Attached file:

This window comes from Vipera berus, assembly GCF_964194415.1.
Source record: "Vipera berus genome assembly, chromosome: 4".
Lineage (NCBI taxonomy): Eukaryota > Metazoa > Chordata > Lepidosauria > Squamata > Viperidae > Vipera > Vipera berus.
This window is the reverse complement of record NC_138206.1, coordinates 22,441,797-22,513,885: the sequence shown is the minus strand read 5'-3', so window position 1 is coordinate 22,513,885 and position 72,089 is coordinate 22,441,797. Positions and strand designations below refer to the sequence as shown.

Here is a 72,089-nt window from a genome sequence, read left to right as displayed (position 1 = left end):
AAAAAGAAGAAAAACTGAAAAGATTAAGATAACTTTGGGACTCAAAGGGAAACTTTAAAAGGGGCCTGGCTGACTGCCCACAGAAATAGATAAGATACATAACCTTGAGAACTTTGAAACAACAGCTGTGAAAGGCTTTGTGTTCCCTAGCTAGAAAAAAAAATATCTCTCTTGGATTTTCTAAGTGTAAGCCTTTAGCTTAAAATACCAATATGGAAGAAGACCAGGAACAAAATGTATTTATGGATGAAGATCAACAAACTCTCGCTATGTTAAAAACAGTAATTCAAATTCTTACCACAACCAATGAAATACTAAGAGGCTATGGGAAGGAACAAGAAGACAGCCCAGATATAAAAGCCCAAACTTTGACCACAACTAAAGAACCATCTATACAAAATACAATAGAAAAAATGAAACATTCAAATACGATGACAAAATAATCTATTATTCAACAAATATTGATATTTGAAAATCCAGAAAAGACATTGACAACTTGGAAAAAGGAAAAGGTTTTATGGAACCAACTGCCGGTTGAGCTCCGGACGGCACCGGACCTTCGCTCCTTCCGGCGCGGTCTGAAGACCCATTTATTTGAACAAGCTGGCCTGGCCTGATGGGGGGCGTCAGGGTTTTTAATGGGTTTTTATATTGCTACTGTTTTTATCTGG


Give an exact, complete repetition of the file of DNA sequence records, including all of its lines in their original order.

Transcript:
This window comes from Vipera berus, assembly GCF_964194415.1.
Source record: "Vipera berus genome assembly, chromosome: 4".
Lineage (NCBI taxonomy): Eukaryota > Metazoa > Chordata > Lepidosauria > Squamata > Viperidae > Vipera > Vipera berus.
This window is the reverse complement of record NC_138206.1, coordinates 22,441,797-22,513,885: the sequence shown is the minus strand read 5'-3', so window position 1 is coordinate 22,513,885 and position 72,089 is coordinate 22,441,797. Positions and strand designations below refer to the sequence as shown.

Here is a 72,089-nt window from a genome sequence, read left to right as displayed (position 1 = left end):
AAAAAGAAGAAAAACTGAAAAGATTAAGATAACTTTGGGACTCAAAGGGAAACTTTAAAAGGGGCCTGGCTGACTGCCCACAGAAATAGATAAGATACATAACCTTGAGAACTTTGAAACAACAGCTGTGAAAGGCTTTGTGTTCCCTAGCTAGAAAAAAAAATATCTCTCTTGGATTTTCTAAGTGTAAGCCTTTAGCTTAAAATACCAATATGGAAGAAGACCAGGAACAAAATGTATTTATGGATGAAGATCAACAAACTCTCGCTATGTTAAAAACAGTAATTCAAATTCTTACCACAACCAATGAAATACTAAGAGGCTATGGGAAGGAACAAGAAGACAGCCCAGATATAAAAGCCCAAACTTTGACCACAACTAAAGAACCATCTATACAAAATACAATAGAAAAAATGAAACATTCAAATACGATGACAAAATAATCTATTATTCAACAAATATTGATATTTGAAAATCCAGAAAAGACATTGACAACTTGGAAAAAGGAAAAGGTTTTATGGAACCAACTGCCGGTTGAGCTCCGGACGGCACCGGACCTTCGCTCCTTCCGGCGCGGTCTGAAGACCCATTTATTTGAACAAGCTGGCCTGGCCTGATGGGGGGCGTCAGGGTTTTTAATGGGTTTTTATATTGCTACTGTTTTTATCTGG